93        stops when rc == top. This is useful when kill a res_counter in
  94        child cgroup.
  95
  96 2.1 Other accounting routines
  97
  98    There are more routines that may help you with common needs, like
  99    checking whether the limit is reached or resetting the max_usage
 100    value. They are all declared in include/linux/res_counter.h.
 101
 102
 103
 1043. Analyzing the resource counter registrations
 105
 106 a. If the failcnt value constantly grows, this means that the counter's
 107    limit is too tight. Either the group is misbehaving and consumes too
 108    many resources, or the configuration is not suitable for the group
 109    and the limit should be increased.
 110
 111 b. The max_usage value can be used to quickly tune the group. One may
 112    set the limits to maximal values and either load the container with
 113    a common pattern or leave one for a while. After this the max_usage
 114    value shows the amount of memory the container would require during
 115    its common activity.
 116
 117    Setting the limit a bit above this value gives a pretty good
 118    configuration that works in most of the cases.
 119
 120 c. If the max_usage is much less than the limit, but the failcnt value
 121    is growing, then the group tries to allocate a big chunk of resource
 122    at once.
 123
 124 d. If the max_usage is much less than the limit, but the failcnt value
 125    is 0, then this group is given too high limit, that it does not
 126    require. It is better to lower the limit a bit leaving more resource
 127    for other groups.
 128
 129
 130
 1314. Communication with the control groups subsystem (cgroups)
 132
 133All the resource controllers that are using cgroups and resource counters
 134should provide files (in the cgroup filesystem) to work with the resource
 135counter fields. They are recommended to adhere to the following rules:
 136
 137 a. File names
 138
 139        Field name      File name
 140        ---------------------------------------------------
 141        usage           usage_in_<unit_of_measurement>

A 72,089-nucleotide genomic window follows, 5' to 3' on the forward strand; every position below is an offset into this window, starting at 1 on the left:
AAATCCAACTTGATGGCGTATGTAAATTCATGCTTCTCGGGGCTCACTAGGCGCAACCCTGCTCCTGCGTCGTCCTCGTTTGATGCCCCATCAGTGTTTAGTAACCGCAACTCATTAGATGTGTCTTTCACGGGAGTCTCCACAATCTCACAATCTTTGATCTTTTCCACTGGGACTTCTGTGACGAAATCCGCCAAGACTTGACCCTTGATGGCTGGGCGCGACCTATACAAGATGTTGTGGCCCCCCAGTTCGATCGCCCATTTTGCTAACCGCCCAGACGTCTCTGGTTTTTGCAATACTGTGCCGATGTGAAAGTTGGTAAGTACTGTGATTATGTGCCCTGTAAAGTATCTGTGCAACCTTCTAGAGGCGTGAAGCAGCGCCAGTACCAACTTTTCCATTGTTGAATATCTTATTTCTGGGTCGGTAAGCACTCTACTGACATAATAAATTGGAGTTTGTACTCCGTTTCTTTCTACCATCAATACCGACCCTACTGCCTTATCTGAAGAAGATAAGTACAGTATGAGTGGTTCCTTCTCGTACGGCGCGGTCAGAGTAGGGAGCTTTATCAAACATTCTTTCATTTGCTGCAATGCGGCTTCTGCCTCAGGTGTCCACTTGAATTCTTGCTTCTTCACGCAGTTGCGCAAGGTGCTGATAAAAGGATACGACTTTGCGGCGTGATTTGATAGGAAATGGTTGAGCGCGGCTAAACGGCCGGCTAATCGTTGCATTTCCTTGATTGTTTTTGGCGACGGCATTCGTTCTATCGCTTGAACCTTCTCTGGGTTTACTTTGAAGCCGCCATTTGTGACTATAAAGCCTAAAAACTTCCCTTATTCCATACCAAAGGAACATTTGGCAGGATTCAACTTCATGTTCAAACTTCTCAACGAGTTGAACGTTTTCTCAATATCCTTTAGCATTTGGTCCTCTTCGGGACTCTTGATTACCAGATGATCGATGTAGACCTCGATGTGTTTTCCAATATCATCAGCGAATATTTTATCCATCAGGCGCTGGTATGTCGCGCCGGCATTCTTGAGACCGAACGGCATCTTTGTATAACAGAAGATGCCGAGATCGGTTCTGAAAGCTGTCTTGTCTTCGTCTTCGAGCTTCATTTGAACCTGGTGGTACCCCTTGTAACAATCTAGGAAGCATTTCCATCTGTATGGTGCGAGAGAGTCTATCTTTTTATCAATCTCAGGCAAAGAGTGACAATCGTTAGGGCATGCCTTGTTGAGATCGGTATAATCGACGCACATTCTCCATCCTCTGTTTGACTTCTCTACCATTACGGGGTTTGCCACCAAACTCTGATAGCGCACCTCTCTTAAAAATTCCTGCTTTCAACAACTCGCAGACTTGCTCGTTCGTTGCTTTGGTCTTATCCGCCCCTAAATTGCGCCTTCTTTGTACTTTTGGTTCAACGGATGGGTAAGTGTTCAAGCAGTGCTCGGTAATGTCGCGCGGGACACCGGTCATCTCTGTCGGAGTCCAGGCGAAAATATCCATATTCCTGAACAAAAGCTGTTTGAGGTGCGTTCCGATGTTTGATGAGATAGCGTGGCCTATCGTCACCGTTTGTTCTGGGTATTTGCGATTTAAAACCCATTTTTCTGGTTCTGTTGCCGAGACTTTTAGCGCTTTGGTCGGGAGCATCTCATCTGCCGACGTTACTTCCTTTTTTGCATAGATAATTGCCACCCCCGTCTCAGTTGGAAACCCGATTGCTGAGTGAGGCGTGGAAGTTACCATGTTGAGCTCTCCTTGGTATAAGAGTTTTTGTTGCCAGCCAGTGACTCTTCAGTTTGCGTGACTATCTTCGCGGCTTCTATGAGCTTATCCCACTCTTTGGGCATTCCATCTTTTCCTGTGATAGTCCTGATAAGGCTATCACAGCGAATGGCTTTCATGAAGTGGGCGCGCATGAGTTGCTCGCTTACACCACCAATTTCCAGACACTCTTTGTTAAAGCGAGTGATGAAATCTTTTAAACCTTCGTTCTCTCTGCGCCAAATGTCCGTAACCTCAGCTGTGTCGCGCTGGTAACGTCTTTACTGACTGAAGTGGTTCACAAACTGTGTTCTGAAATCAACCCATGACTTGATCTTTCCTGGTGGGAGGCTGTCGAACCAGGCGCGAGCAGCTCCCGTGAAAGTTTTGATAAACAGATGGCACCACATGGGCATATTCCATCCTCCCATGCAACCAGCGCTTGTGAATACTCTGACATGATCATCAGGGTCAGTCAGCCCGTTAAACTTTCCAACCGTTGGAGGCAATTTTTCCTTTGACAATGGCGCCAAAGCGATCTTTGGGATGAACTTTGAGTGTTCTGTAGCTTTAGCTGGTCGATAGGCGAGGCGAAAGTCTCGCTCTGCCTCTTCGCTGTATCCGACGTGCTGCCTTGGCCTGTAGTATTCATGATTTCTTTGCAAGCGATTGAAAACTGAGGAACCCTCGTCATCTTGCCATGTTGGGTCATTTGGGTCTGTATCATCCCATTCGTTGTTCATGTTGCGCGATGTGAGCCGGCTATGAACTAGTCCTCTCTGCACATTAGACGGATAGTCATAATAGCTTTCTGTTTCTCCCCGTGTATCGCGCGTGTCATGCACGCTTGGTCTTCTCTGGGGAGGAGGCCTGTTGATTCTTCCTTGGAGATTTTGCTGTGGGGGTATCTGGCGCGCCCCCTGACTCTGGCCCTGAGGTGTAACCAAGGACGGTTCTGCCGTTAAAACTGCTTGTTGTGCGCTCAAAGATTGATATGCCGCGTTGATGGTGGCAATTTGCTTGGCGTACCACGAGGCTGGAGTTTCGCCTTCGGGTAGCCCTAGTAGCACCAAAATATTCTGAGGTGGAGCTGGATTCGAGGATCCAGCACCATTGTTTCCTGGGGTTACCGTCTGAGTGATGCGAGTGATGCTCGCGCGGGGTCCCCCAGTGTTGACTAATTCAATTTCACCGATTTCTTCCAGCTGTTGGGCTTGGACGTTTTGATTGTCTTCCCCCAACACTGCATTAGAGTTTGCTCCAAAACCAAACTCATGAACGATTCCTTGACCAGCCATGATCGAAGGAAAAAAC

142        max_usage       max_usage_in_<unit_of_measurement>
 143        limit           limit_in_<unit_of_measurement>
 144        failcnt         failcnt
 145        lock            no file :)
 146
 147 b. Reading from file should show the corresponding field value in the
 148    appropriate format.
 149
 150 c. Writing to file
 151
 152        Field           Expected behavior
 153        ----------------------------------
 154        usage           prohibited
 155        max_usage       reset to usage
 156        limit           set the limit
 157        failcnt         reset to zero
 158
 159
 160
 1615. Usage example
 162
 163 a. Declare a task group (take a look at cgroups subsystem for this) and
 164    fold a res_counter into it
 165
 166        struct my_group {
 167                struct res_counter res;
 168
 169                <other fields>
 170        }
 171
 172 b. Put hooks in resource allocation/release paths
 173
 174        int alloc_something(...)
 175        {
 176                if (res_counter_charge(res_counter_ptr, amount) < 0)
 177                        return -ENOMEM;
 178
 179                <allocate the resource and return to the caller>
 180        }
 181
 182        void release_something(...)
 183        {
 184                res_counter_uncharge(res_counter_ptr, amount);
 185
 186                <release the resource>
 187        }
 188
 189    In order to keep the usage value self-consistent, both the
 190    "res_counter_ptr" and the "amount" in release_something() should be
 191    the same as they were in the alloc_something() when the releasing
 192    resource was allocated.
 193
 194 c. Provide the way to read res_counter values and set them (the cgroups
 195    still can help with it).
 196
 197 c. Compile and run :)
 198